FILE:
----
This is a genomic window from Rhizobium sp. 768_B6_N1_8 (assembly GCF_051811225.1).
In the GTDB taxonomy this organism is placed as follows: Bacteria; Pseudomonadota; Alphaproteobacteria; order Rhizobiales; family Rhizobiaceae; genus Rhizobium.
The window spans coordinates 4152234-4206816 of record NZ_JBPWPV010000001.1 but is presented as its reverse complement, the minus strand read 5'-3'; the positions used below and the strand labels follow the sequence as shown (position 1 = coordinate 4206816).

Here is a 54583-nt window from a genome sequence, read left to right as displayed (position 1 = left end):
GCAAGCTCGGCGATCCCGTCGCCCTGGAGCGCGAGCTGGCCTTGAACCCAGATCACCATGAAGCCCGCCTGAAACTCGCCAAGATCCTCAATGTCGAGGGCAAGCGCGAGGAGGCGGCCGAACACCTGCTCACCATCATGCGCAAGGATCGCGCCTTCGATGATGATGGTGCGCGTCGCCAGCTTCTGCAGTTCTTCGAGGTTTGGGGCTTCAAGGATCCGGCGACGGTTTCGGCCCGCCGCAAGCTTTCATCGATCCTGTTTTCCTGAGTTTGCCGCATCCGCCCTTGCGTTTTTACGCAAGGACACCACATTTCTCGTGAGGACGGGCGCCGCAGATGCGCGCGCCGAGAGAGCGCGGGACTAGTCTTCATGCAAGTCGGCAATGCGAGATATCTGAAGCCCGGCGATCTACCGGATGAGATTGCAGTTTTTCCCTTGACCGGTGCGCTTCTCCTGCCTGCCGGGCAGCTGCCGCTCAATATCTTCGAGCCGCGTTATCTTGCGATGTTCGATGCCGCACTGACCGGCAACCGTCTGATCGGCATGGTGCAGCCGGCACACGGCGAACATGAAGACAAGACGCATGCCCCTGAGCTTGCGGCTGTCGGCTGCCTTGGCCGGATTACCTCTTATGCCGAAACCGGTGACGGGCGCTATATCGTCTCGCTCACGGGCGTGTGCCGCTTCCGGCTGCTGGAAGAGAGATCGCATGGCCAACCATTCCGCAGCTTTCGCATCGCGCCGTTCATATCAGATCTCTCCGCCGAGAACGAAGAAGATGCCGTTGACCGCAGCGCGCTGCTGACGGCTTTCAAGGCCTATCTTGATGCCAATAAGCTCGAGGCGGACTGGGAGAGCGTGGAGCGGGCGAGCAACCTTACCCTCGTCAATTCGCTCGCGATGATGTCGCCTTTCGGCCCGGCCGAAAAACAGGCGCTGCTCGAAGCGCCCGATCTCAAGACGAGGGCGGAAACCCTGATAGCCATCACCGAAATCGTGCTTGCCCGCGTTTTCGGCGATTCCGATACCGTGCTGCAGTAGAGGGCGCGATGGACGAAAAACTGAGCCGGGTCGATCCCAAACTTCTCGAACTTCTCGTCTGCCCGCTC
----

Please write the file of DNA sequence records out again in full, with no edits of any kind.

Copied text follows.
This is a genomic window from Rhizobium sp. 768_B6_N1_8 (assembly GCF_051811225.1).
In the GTDB taxonomy this organism is placed as follows: Bacteria; Pseudomonadota; Alphaproteobacteria; order Rhizobiales; family Rhizobiaceae; genus Rhizobium.
The window spans coordinates 4152234-4206816 of record NZ_JBPWPV010000001.1 but is presented as its reverse complement, the minus strand read 5'-3'; the positions used below and the strand labels follow the sequence as shown (position 1 = coordinate 4206816).

Here is a 54583-nt window from a genome sequence, read left to right as displayed (position 1 = left end):
GCAAGCTCGGCGATCCCGTCGCCCTGGAGCGCGAGCTGGCCTTGAACCCAGATCACCATGAAGCCCGCCTGAAACTCGCCAAGATCCTCAATGTCGAGGGCAAGCGCGAGGAGGCGGCCGAACACCTGCTCACCATCATGCGCAAGGATCGCGCCTTCGATGATGATGGTGCGCGTCGCCAGCTTCTGCAGTTCTTCGAGGTTTGGGGCTTCAAGGATCCGGCGACGGTTTCGGCCCGCCGCAAGCTTTCATCGATCCTGTTTTCCTGAGTTTGCCGCATCCGCCCTTGCGTTTTTACGCAAGGACACCACATTTCTCGTGAGGACGGGCGCCGCAGATGCGCGCGCCGAGAGAGCGCGGGACTAGTCTTCATGCAAGTCGGCAATGCGAGATATCTGAAGCCCGGCGATCTACCGGATGAGATTGCAGTTTTTCCCTTGACCGGTGCGCTTCTCCTGCCTGCCGGGCAGCTGCCGCTCAATATCTTCGAGCCGCGTTATCTTGCGATGTTCGATGCCGCACTGACCGGCAACCGTCTGATCGGCATGGTGCAGCCGGCACACGGCGAACATGAAGACAAGACGCATGCCCCTGAGCTTGCGGCTGTCGGCTGCCTTGGCCGGATTACCTCTTATGCCGAAACCGGTGACGGGCGCTATATCGTCTCGCTCACGGGCGTGTGCCGCTTCCGGCTGCTGGAAGAGAGATCGCATGGCCAACCATTCCGCAGCTTTCGCATCGCGCCGTTCATATCAGATCTCTCCGCCGAGAACGAAGAAGATGCCGTTGACCGCAGCGCGCTGCTGACGGCTTTCAAGGCCTATCTTGATGCCAATAAGCTCGAGGCGGACTGGGAGAGCGTGGAGCGGGCGAGCAACCTTACCCTCGTCAATTCGCTCGCGATGATGTCGCCTTTCGGCCCGGCCGAAAAACAGGCGCTGCTCGAAGCGCCCGATCTCAAGACGAGGGCGGAAACCCTGATAGCCATCACCGAAATCGTGCTTGCCCGCGTTTTCGGCGATTCCGATACCGTGCTGCAGTAGAGGGCGCGATGGACGAAAAACTGAGCCGGGTCGATCCCAAACTTCTCGAACTTCTCGTCTGCCCGCTC